Sunday, June 2, 2019

New York New Music Ensemble :: essays research papers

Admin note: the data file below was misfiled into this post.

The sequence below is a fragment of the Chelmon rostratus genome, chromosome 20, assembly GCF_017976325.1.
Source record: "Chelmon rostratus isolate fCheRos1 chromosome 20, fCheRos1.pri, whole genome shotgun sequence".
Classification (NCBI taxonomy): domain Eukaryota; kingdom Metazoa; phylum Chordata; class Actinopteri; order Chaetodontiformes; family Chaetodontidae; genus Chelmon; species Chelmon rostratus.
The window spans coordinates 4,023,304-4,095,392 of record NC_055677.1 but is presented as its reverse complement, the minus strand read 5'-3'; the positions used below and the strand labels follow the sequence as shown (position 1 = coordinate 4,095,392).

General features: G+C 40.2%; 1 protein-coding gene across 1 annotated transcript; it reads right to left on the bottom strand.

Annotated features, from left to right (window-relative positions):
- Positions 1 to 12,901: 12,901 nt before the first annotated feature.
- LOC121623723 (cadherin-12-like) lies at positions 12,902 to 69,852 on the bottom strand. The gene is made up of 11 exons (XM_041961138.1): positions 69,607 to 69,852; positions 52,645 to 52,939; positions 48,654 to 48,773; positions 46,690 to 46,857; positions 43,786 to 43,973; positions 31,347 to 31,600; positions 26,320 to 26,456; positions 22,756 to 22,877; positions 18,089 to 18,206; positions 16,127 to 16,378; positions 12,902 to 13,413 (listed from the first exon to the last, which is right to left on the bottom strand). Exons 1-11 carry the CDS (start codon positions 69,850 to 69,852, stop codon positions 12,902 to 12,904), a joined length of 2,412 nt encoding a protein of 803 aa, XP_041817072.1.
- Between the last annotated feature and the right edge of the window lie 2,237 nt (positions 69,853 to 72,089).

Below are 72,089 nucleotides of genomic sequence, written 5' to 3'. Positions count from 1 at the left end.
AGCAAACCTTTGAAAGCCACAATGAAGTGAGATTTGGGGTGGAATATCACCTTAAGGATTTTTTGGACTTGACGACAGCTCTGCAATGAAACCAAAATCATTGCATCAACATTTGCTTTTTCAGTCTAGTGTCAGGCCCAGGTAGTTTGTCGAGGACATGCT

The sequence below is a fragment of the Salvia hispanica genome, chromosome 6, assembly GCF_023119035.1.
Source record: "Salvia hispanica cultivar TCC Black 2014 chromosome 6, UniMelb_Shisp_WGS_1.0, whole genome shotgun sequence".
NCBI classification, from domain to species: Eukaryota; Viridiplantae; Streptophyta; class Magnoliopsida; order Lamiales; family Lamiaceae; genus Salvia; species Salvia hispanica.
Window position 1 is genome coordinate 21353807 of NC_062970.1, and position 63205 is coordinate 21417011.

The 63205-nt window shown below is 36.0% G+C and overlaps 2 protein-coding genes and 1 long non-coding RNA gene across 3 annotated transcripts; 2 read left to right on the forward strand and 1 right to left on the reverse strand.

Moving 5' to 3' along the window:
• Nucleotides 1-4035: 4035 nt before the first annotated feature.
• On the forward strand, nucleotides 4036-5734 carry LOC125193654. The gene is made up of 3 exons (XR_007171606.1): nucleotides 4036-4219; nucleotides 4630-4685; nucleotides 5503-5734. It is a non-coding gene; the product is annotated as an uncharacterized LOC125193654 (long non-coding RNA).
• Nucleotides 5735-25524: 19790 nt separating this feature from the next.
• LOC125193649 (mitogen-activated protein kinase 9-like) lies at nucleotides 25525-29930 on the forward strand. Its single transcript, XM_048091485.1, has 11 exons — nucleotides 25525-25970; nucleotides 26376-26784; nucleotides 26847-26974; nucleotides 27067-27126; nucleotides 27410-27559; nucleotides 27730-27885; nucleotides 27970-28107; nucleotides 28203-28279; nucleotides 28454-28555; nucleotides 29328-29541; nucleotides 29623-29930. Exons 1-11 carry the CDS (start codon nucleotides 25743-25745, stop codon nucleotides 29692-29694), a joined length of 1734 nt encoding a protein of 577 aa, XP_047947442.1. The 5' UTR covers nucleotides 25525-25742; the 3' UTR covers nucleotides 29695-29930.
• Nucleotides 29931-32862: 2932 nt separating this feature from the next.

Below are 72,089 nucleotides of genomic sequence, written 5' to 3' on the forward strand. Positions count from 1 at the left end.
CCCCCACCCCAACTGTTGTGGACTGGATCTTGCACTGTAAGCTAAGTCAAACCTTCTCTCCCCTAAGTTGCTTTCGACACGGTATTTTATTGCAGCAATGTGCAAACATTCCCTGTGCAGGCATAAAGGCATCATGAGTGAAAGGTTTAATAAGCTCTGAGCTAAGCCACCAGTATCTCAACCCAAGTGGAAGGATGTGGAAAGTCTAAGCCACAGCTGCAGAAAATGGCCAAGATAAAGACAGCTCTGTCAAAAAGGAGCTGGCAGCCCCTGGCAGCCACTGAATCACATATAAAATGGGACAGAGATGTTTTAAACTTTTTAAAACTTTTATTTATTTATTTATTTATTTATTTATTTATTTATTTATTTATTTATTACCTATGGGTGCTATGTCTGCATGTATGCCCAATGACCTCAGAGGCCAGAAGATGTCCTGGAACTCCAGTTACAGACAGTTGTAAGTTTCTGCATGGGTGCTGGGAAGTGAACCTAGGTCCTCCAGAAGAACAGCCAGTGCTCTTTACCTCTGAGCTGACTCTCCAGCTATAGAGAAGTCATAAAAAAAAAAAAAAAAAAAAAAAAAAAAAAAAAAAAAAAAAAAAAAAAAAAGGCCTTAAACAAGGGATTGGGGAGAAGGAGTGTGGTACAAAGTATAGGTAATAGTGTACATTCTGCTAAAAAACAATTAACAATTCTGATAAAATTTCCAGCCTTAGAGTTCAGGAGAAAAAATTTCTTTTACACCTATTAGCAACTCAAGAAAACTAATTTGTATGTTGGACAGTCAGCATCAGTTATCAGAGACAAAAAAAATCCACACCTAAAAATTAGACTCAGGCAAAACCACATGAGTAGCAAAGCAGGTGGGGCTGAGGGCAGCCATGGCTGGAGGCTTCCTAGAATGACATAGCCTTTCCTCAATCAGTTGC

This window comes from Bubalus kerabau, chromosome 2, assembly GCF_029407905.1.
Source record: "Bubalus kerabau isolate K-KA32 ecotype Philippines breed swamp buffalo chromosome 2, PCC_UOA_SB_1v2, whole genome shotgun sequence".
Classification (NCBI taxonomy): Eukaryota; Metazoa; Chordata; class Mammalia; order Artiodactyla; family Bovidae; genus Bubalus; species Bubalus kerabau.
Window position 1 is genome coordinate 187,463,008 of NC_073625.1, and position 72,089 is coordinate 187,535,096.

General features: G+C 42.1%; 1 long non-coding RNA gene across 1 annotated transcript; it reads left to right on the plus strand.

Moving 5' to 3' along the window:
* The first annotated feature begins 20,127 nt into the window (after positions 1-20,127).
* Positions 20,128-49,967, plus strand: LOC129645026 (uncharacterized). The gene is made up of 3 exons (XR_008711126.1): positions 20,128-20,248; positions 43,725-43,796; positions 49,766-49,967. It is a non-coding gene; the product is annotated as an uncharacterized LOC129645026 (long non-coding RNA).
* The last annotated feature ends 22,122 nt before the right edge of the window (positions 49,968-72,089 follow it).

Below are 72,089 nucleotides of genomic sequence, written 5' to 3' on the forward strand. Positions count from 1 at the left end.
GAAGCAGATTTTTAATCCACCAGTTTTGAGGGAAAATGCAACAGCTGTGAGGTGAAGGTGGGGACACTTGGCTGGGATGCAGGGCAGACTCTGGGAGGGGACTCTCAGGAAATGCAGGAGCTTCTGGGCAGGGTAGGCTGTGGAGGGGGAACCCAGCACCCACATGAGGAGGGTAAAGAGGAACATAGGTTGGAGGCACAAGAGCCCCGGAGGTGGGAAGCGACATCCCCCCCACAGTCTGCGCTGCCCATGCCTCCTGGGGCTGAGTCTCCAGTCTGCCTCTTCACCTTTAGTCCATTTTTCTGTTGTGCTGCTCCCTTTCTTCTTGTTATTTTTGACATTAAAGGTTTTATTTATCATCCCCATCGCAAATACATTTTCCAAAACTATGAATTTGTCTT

The New York New Music Ensemble began with a bang, liter onlyy. This supporting players has been around for cardinal years and it is considered to be the raising standard in contemporary chamber harmony. On Thursday afternoon, I saw the ensemble perform troika pieces Trio, Nutturno, and Marxville Songbook. These three possess very similar tone color and composition. The ensembles frontmost piece, Trio, was composed by Donald Martino. This musician pursued his interest in music at a very young age. By age fifteen, he did not only know how to play various instruments, but he in addition started composing. Martino excelled as a member of American Academy of Arts and Letters and was rewarded scholarships. In 1974, Martinos classic sextet, Notturno, won him the Pulitzer Prize in music. In Notturno in that respect are three large parts, which could be described as movements that maintain the musics continuity. Within these three movements, there are nineteen little parts. The firs t and last movements have nine parts that make up the contrasting sounds in the music. The final movement concentrates more on the pitch transdata formattingion. Structurally, this format would be a recapitulation, but the use of pitch transforms it into something new. To emphasize the pitch fluctuation, three different kinds of flutes were played. Because of the pitch variation in this piece, there were many melodies to follow. In a authority, the music sounded like sound effects to a horror flick. For example, the tone color of the piece would be nice and calm then all of a sudden the percussion would contribute a crashing sound and disturb the quiet. Towards the end of the piece, the musicians tapped their instruments to add to the eerie atmosphere. In comparison to Notturno, Martinos Trio (the first piece played) still produced the same psychotic and dramatic sound. This instrumental consisted of small packets of sound played softly then fiercely. The ensemble began the piece s lowly and worked its way to climactic units of music throughout the set. The violins sound danced along the pianos ground. The piano set the rhythm, while the clarinet and violin built on top of it. This piece was a good example of non-imitative polyphony because the clarinet and violin were playing melodies of their own. To complete the piece, the clarinet trailed off leaving the audience uneasy. The second piece the ensemble performed was the Marxville Songbook, which was composed by Jeffrey Stadelman.

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